Stone of Destiny is fake, claims Alex Salmond
Alex Salmond dropped a cultural bombshell yesterday when he claimed that the Stone of Destiny, one of Scotland's most famous relics, was a medieval fake.
Scottish, English and British monarchs have been crowned on the ancient coronation stone since the ninth century.
It spent 700 years under the chair in Westminster Abbey after it was seized in 1296 by King Edward I, and was finally returned to Scotland 12 years ago.
It has since been viewed at Edinburgh Castle by tens of thousands of people, and is regarded as a symbol of Scottish independence.
According to legend, Jacob used the ancient stone as a pillow when he dreamt of a ladder to heaven.
But Scotland's First Minister is convinced that it may be no more than a worthless lump of Perthshire sandstone.
He believes it was passed off as the real coronation stone when Edward stormed Scone Abbey in 1296.
Mr Salmond said: "If you're the abbot of Scone and the strongest and most ruthless king in Christendom is charging toward you in 1296 to steal Scotland's most sacred object and probably put you and half of your cohorts to death, do you do nothing and wait until he arrives or do you hide yourself and the stone somewhere convenient in the Perthshire hillside? I think the second myself."
He is not even convinced that the "fake" stone plundered from Scone was the same one that was returned to Scotland by Michael Forsyth, the then Tory Scottish Secretary, in 1996.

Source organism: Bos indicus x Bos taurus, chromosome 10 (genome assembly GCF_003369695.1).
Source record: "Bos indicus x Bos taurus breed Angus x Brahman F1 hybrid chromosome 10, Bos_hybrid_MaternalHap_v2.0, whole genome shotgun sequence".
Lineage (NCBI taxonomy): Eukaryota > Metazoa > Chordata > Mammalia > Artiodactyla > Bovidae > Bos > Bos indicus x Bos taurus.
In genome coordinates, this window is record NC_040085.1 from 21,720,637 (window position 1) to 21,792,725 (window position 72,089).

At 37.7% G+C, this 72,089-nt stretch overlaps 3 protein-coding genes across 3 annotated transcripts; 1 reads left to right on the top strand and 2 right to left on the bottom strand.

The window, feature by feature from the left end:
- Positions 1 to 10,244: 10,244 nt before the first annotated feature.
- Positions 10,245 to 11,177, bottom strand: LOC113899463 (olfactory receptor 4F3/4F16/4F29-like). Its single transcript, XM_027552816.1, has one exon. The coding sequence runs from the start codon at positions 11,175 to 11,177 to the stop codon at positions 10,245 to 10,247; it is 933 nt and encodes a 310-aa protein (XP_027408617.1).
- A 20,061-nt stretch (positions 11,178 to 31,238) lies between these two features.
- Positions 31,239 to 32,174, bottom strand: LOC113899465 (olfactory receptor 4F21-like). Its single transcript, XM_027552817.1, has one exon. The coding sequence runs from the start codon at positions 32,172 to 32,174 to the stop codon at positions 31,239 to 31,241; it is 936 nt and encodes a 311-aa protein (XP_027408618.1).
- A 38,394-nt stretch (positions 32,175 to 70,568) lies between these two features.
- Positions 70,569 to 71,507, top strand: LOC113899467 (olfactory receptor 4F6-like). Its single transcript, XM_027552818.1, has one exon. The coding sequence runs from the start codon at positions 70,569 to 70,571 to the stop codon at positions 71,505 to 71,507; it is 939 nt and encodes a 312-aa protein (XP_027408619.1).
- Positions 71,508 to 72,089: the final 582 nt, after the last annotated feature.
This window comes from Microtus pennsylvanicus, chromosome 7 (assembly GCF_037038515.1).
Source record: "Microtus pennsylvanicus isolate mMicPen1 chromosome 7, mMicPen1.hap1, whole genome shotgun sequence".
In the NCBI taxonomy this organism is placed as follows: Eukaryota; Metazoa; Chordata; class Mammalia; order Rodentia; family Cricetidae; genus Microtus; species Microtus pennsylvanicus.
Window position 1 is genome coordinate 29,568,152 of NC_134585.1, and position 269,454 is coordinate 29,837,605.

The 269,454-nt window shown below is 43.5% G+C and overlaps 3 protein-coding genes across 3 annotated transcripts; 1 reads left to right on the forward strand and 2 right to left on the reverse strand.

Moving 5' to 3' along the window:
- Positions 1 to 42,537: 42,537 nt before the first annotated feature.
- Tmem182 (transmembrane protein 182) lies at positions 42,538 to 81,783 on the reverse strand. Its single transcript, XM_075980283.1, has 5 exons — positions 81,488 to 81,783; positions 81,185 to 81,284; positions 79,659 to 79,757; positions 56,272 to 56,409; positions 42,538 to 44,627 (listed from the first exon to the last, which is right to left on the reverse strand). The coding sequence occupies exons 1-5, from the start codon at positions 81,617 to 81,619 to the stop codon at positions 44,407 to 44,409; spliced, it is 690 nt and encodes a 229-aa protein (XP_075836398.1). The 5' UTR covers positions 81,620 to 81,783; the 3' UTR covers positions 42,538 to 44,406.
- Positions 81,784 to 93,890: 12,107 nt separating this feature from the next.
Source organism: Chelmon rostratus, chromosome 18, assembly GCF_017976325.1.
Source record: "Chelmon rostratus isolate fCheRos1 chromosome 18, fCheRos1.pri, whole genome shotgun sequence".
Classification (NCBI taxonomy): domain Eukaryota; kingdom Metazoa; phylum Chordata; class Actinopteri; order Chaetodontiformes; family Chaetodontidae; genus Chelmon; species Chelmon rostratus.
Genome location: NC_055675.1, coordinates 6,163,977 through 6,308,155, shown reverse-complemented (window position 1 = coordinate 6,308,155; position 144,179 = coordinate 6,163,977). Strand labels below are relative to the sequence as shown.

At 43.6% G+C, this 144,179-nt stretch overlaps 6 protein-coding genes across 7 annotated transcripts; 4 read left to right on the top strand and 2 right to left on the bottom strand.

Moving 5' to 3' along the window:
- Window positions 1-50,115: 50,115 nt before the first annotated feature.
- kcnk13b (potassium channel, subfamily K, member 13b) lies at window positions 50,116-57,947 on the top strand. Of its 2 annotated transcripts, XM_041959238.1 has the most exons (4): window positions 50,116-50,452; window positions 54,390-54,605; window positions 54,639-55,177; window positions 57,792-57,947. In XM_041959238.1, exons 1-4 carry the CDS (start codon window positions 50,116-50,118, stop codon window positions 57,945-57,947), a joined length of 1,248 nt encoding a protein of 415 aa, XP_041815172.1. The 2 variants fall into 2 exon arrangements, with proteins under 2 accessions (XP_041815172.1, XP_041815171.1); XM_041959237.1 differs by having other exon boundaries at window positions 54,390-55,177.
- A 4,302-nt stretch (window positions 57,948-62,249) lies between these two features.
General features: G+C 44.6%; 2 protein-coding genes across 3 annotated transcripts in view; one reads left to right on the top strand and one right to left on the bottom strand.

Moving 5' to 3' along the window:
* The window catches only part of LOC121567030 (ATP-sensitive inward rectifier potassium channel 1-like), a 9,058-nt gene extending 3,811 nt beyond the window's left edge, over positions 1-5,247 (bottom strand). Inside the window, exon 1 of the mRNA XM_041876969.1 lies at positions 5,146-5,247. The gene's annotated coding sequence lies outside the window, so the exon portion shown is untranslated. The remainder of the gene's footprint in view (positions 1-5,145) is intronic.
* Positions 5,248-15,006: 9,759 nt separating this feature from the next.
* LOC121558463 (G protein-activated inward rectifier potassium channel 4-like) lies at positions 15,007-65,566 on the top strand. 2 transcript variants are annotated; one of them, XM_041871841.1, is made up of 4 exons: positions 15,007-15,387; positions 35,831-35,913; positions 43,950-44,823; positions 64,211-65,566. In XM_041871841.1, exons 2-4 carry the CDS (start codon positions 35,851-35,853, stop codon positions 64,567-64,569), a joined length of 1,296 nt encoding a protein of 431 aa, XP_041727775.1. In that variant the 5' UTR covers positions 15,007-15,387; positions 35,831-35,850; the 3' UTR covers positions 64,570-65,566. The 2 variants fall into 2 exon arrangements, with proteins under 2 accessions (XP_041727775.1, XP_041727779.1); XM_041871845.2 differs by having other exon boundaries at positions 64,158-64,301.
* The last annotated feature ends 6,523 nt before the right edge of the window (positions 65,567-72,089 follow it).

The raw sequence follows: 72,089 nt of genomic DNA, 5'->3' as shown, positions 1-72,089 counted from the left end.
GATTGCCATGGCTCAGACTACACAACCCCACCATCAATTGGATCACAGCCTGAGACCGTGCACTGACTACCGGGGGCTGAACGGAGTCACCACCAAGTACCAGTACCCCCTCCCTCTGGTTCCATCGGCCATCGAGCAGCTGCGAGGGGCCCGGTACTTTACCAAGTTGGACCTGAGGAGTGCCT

On Christmas Day 1950, the Stone of Destiny was stolen from below the coronation chair in Westminster Abbey by a group of radical nationalist students.
There have long been rumours that a Glasgow stonemason, Baillie Robert Gray, made copies of the stone when he was asked to repair it after it broke in two during the raid.
After a brief sojourn north of the border it was later handed back to British authorities and was used in the coronation of Queen Elizabeth II in 1953.
"There's no question that Bertie Gray made copies," said Mr Salmond. "It's like the Loch Ness monster, it's certainly a puzzle and a mystery which is best not definitively answered."
The First Minister revealed his views on the eve of the premiere of a Hollywood film about the theft of the stone. The film stars Robert Carlyle and Billy Boyd, and the SNP hopes the movie will help boost its campaign for independence.
Ian Hamilton, a QC who was one of the four students who stole the relic 58 years ago, said he remained convinced it was the real thing.
"Had it been a substitute for Edward to carry off it would have been produced when the king (Robert the Bruce) regained his kingdom. It wasn't," said Mr Hamilton, whose book, the Stone of Destiny, is published this week.
A spokesman for Westminster Abbey said she had always believed the stone was genuine.